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William Radcliffe, 1828

In the year 1770, the land in our township was occupied by between fifty to sixty farmers…and out of these fifty or sixty farmers, there were only six or seven who raised their rents directly from the produce of their farms; all the rest got their rent partly in some branch of trade, such as spinning and weaving woolen, linen, or cotton. …The father of a family would earn from eight shillings to half a guinea at his loom, and his sons, if he had one, two or three alongside of him, six or eight shillings each per week; but the great sheet anchor of all cottages and small farms, was the labor attached to the hand-wheel, and when it is considered that it required six to eight hands to prepare and spin yarn…this shows clearly the inexhaustible source there was for labor for every person from the age of seven to eighty years to earn their bread, say one to three shillings per week without going to the parish. The better class of cottagers and even small farmers also helped to earn what might aid in making up their rents, and supporting their families respectably.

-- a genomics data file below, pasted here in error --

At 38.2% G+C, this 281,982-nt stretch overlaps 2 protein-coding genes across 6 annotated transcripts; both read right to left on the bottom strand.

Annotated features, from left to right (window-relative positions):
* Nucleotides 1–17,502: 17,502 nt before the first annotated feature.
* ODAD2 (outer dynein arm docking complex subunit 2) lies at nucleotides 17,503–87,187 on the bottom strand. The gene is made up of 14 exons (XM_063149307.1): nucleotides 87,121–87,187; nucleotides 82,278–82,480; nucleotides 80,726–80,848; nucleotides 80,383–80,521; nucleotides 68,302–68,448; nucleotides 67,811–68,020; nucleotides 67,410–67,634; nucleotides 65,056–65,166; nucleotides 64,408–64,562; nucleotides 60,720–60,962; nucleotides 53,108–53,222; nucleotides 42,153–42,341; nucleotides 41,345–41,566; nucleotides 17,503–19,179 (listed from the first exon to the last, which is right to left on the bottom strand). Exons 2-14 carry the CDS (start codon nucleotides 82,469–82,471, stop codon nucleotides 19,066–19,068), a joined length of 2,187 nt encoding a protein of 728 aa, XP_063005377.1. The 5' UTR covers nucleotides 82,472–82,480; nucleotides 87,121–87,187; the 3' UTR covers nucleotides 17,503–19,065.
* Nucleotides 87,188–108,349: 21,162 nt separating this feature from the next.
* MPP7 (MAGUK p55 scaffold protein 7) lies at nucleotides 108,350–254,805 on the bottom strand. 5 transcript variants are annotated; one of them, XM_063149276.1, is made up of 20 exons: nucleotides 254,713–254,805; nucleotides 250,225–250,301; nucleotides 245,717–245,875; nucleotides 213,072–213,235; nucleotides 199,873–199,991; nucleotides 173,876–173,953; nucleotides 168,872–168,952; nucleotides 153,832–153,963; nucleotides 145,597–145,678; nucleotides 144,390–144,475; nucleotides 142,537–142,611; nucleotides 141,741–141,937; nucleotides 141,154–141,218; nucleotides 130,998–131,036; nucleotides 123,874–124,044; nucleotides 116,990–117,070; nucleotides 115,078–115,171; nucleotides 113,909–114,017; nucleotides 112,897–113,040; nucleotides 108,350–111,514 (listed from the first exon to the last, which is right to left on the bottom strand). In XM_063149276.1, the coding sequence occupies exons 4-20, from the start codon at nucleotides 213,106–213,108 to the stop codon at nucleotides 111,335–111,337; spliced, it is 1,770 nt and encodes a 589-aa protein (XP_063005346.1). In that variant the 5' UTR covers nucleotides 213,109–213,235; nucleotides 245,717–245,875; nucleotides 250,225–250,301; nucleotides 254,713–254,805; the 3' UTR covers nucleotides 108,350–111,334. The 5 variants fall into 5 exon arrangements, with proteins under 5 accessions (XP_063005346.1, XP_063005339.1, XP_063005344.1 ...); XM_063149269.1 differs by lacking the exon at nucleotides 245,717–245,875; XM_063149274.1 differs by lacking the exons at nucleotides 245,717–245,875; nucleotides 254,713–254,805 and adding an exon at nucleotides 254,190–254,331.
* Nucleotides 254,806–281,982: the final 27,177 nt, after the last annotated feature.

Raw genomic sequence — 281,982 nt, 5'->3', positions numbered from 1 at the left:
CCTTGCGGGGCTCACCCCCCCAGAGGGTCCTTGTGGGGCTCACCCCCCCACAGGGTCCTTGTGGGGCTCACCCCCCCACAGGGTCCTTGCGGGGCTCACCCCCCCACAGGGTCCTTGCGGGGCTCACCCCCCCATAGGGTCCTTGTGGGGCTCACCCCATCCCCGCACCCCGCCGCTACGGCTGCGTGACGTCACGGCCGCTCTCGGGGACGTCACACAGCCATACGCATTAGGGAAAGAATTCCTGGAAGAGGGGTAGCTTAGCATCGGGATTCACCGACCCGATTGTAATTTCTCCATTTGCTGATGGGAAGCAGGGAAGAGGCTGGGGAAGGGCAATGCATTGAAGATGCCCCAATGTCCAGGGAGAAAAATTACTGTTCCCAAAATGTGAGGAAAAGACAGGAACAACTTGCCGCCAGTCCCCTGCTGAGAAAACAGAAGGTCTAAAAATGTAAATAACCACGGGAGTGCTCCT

William Radcliffe, Origin of the New System of Manufacture, Commonly Called Power loom Weaving (London, 1828),pp.9-10, 59-67; reprinted in J. F. C. Harrison, Society and Politics in England, 1780-1960 (New York: Harper & Row, 1965), pp. 58-61.; accessed 9-20-16.

According to the document above, which of the following technologies played an integral role in the shift from farming to textile production in England?


Three-field crop rotation.


The development of large, new weaving looms.


The cotton gin.


Watt’s steam engine.

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